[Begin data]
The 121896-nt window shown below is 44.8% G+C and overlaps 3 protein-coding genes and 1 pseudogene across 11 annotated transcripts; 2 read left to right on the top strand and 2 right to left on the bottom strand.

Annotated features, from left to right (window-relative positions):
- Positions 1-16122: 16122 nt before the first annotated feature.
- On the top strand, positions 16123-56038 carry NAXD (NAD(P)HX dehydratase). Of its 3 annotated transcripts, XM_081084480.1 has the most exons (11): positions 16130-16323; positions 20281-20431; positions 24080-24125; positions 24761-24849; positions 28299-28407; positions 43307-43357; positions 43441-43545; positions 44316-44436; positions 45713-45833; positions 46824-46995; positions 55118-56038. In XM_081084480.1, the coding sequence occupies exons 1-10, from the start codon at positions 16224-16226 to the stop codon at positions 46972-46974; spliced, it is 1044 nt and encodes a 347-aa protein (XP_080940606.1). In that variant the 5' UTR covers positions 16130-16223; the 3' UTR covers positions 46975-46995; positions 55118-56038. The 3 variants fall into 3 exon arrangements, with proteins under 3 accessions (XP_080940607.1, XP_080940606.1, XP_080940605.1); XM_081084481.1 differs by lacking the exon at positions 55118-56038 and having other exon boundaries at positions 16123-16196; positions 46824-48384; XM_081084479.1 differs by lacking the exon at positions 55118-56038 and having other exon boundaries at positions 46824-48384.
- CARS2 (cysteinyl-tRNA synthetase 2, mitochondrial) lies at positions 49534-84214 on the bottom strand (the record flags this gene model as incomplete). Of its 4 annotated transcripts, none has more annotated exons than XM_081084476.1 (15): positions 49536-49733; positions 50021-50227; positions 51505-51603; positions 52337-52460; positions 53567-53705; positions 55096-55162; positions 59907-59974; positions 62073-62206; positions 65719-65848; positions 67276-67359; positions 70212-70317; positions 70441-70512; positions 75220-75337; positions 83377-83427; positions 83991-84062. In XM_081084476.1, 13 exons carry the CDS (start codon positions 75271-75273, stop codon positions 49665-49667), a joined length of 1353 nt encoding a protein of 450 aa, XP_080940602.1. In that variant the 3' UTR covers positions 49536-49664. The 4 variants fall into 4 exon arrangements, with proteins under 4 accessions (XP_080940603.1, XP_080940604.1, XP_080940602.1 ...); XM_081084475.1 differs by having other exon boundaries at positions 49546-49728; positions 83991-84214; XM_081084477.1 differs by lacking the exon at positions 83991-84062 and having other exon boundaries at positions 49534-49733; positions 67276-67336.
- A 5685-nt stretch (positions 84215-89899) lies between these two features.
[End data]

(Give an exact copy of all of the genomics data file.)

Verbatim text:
The 121896-nt window shown below is 44.8% G+C and overlaps 3 protein-coding genes and 1 pseudogene across 11 annotated transcripts; 2 read left to right on the top strand and 2 right to left on the bottom strand.

Annotated features, from left to right (window-relative positions):
- Positions 1-16122: 16122 nt before the first annotated feature.
- On the top strand, positions 16123-56038 carry NAXD (NAD(P)HX dehydratase). Of its 3 annotated transcripts, XM_081084480.1 has the most exons (11): positions 16130-16323; positions 20281-20431; positions 24080-24125; positions 24761-24849; positions 28299-28407; positions 43307-43357; positions 43441-43545; positions 44316-44436; positions 45713-45833; positions 46824-46995; positions 55118-56038. In XM_081084480.1, the coding sequence occupies exons 1-10, from the start codon at positions 16224-16226 to the stop codon at positions 46972-46974; spliced, it is 1044 nt and encodes a 347-aa protein (XP_080940606.1). In that variant the 5' UTR covers positions 16130-16223; the 3' UTR covers positions 46975-46995; positions 55118-56038. The 3 variants fall into 3 exon arrangements, with proteins under 3 accessions (XP_080940607.1, XP_080940606.1, XP_080940605.1); XM_081084481.1 differs by lacking the exon at positions 55118-56038 and having other exon boundaries at positions 16123-16196; positions 46824-48384; XM_081084479.1 differs by lacking the exon at positions 55118-56038 and having other exon boundaries at positions 46824-48384.
- CARS2 (cysteinyl-tRNA synthetase 2, mitochondrial) lies at positions 49534-84214 on the bottom strand (the record flags this gene model as incomplete). Of its 4 annotated transcripts, none has more annotated exons than XM_081084476.1 (15): positions 49536-49733; positions 50021-50227; positions 51505-51603; positions 52337-52460; positions 53567-53705; positions 55096-55162; positions 59907-59974; positions 62073-62206; positions 65719-65848; positions 67276-67359; positions 70212-70317; positions 70441-70512; positions 75220-75337; positions 83377-83427; positions 83991-84062. In XM_081084476.1, 13 exons carry the CDS (start codon positions 75271-75273, stop codon positions 49665-49667), a joined length of 1353 nt encoding a protein of 450 aa, XP_080940602.1. In that variant the 3' UTR covers positions 49536-49664. The 4 variants fall into 4 exon arrangements, with proteins under 4 accessions (XP_080940603.1, XP_080940604.1, XP_080940602.1 ...); XM_081084475.1 differs by having other exon boundaries at positions 49546-49728; positions 83991-84214; XM_081084477.1 differs by lacking the exon at positions 83991-84062 and having other exon boundaries at positions 49534-49733; positions 67276-67336.
- A 5685-nt stretch (positions 84215-89899) lies between these two features.